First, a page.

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“its good ”


written by Aniyay376 on 08/03/2018

its good

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“Harry Potter and The Deathly Hallows”


written by saintgileshighgate on 06/02/2013

This is the last and the better film of Harry Potter, it's highgly anticipated by all the followers like me, the first part, it can be a bit confusing because many things happen and there is no explanation, but no matter, you will understand all of the second part. It trigged my emotion when howarts was being destroyed, i think that was completed destroyed, this film is diferent from the rest, the movie has been filmed round the world, where the three friends, (Harry, Ron and Hermione) where looking for hallows to kill voldemort. The whole film is so gripping, most coments were positive, it's a real pity if you don't watch it.

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“harry potter and the deathly hallows part 2 DVD”


written by hermione on 18/02/2012

It is the best one of the harry potter movies and you can trust me because im the biggest harry potter fan in the world.So here goes if you have seen the deathly hallows part 1 then its all clear.If your just starting out on harry potter then buy the box set.You can get it in HMV.My favourite part was the bit when Voldemort dies and my second favourite is when they have Children!!!!!!!!!!!! your sincerly, hermione's biggest fan

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“I have seen all the Harry Potter films, everytime they...”


written by saintgiles on 26/07/2011

I have seen all the Harry Potter films, everytime they had big challenges. This film is so fantastic,the music and action is impressive for me. It keeps me on the edge of my seat. I can't wait to see Part2.

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“This is the movie and book of its type! Joanne...”


written by Movie and Book Worm on 03/12/2010

This is the movie and book of its type! Joanne Kathleen Rowling had everyone captured in her magic and awesome writing skills. The plot is brilliant and the movie matched the high standards that Rowling had set for the directors, producors, actors and all involved.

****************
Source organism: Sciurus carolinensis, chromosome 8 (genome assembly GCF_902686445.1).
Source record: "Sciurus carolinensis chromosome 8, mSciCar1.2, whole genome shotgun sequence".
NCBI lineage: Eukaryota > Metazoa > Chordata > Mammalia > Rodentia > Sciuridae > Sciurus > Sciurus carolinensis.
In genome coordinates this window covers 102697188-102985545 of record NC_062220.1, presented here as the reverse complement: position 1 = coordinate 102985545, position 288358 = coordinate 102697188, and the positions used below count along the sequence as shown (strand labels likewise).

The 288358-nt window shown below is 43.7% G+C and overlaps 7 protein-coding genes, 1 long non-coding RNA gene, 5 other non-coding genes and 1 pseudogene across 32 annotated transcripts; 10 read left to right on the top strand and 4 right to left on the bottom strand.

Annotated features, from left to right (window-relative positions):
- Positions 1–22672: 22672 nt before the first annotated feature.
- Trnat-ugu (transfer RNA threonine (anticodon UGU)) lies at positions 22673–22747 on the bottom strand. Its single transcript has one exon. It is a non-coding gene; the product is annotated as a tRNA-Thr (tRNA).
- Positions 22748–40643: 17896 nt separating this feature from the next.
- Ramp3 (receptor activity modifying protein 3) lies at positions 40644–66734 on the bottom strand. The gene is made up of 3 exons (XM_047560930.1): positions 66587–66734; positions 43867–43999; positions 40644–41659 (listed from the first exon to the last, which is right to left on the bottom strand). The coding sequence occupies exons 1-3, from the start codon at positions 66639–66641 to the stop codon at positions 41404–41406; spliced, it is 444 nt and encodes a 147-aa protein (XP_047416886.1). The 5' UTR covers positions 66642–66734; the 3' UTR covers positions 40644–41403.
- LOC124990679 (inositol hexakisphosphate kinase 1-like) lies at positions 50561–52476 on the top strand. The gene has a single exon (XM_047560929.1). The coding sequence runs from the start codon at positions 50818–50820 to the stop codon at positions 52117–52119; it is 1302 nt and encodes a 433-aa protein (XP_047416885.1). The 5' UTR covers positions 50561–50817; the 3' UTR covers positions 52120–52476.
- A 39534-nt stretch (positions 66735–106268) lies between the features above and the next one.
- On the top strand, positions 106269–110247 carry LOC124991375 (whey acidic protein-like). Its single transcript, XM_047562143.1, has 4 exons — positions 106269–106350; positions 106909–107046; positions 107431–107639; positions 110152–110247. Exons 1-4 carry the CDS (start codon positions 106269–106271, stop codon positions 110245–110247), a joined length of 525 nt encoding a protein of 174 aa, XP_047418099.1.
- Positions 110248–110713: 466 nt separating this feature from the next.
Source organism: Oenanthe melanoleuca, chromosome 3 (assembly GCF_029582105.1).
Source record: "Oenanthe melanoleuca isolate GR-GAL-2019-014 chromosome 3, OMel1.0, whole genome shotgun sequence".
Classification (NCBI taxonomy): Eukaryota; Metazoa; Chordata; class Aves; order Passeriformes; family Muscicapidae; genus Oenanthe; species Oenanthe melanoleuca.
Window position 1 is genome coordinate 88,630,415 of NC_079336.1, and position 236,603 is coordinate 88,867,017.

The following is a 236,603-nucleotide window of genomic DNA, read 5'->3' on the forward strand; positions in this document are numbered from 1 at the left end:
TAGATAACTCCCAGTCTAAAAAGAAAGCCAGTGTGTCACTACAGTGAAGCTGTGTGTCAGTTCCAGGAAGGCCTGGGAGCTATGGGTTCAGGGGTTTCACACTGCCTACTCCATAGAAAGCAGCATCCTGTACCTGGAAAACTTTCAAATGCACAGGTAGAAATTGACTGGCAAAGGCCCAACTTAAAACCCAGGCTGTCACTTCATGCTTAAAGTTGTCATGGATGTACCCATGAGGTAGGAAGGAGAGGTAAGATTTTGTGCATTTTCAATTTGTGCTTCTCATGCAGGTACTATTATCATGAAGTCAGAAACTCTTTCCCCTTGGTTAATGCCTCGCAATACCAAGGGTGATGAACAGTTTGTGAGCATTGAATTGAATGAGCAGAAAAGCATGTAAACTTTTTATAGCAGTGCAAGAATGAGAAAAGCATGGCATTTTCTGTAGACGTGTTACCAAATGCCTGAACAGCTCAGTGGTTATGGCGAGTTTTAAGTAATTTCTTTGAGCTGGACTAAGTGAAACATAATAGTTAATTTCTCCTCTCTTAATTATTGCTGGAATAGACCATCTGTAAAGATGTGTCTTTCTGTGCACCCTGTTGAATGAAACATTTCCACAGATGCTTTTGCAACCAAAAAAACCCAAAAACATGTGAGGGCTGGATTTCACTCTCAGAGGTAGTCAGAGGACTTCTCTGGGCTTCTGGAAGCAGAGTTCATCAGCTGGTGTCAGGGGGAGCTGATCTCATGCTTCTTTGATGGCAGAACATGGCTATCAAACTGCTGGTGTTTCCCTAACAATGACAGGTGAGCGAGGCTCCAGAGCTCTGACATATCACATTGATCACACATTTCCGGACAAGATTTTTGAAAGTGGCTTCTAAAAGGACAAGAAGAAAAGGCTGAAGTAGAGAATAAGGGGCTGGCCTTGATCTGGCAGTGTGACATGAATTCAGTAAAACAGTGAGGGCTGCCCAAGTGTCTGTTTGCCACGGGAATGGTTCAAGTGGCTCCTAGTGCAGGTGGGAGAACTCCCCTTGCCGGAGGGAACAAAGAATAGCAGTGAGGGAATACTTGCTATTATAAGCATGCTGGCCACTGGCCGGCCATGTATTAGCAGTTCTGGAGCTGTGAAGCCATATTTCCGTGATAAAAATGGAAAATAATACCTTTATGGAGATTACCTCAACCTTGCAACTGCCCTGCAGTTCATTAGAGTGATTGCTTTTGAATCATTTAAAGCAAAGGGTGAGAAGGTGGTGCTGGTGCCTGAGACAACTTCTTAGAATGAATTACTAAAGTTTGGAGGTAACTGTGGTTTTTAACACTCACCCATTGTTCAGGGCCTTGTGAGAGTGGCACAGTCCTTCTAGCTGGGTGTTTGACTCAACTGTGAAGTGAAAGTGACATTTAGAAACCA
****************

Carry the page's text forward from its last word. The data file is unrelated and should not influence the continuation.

Rowling wastes no time at the beginning with boring prolouges but dives in. The deaths of Hedwig and Dobby made me cry. The love between Harry and Ginny when he arrives at the Weasly's house makes me really feel the personal mood. I can feel the love between them, in such a sense.
The seven harry potter's (result of polyjuice potion) made me laugh. Especially when I thought that Daniel Radcliffe had to cross dress as Fleur. Oh, and 'holey' Fred with the loss of his ear (or was it George? I can't tell them apart).
The way the horcrux makes them act tense and, almost, aggressive towards each other made me feel gobsmacked. Rowling certainly has a bag of tricks, and my-oh-my what a bag, up her sleeve! The way Voldemort manages to break into Dumbledores tomb at the end (of part 1) and steal the Elder Wand made me feel violated for Dumbledore.
I cannot wait for Part 2 (15th July 2011)!! This is a MUST; if you haven't seen it, go now!

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“There are those who would suggest that splitting the...”


written by SpeedDemon on 21/11/2010

There are those who would suggest that splitting the final instalment of JK Rowling's Harry Potter series into 2 films is a shameless attempt by Warner Brothers to extend the life of the franchise and wring more money out of it. They might even have a valid point, if it wasn't for the fact that "Harry Potter and The Deathly Hallows - Part 1" is by far and away the best adaptation of a JR Rowling book to have made it onto celluloid so far.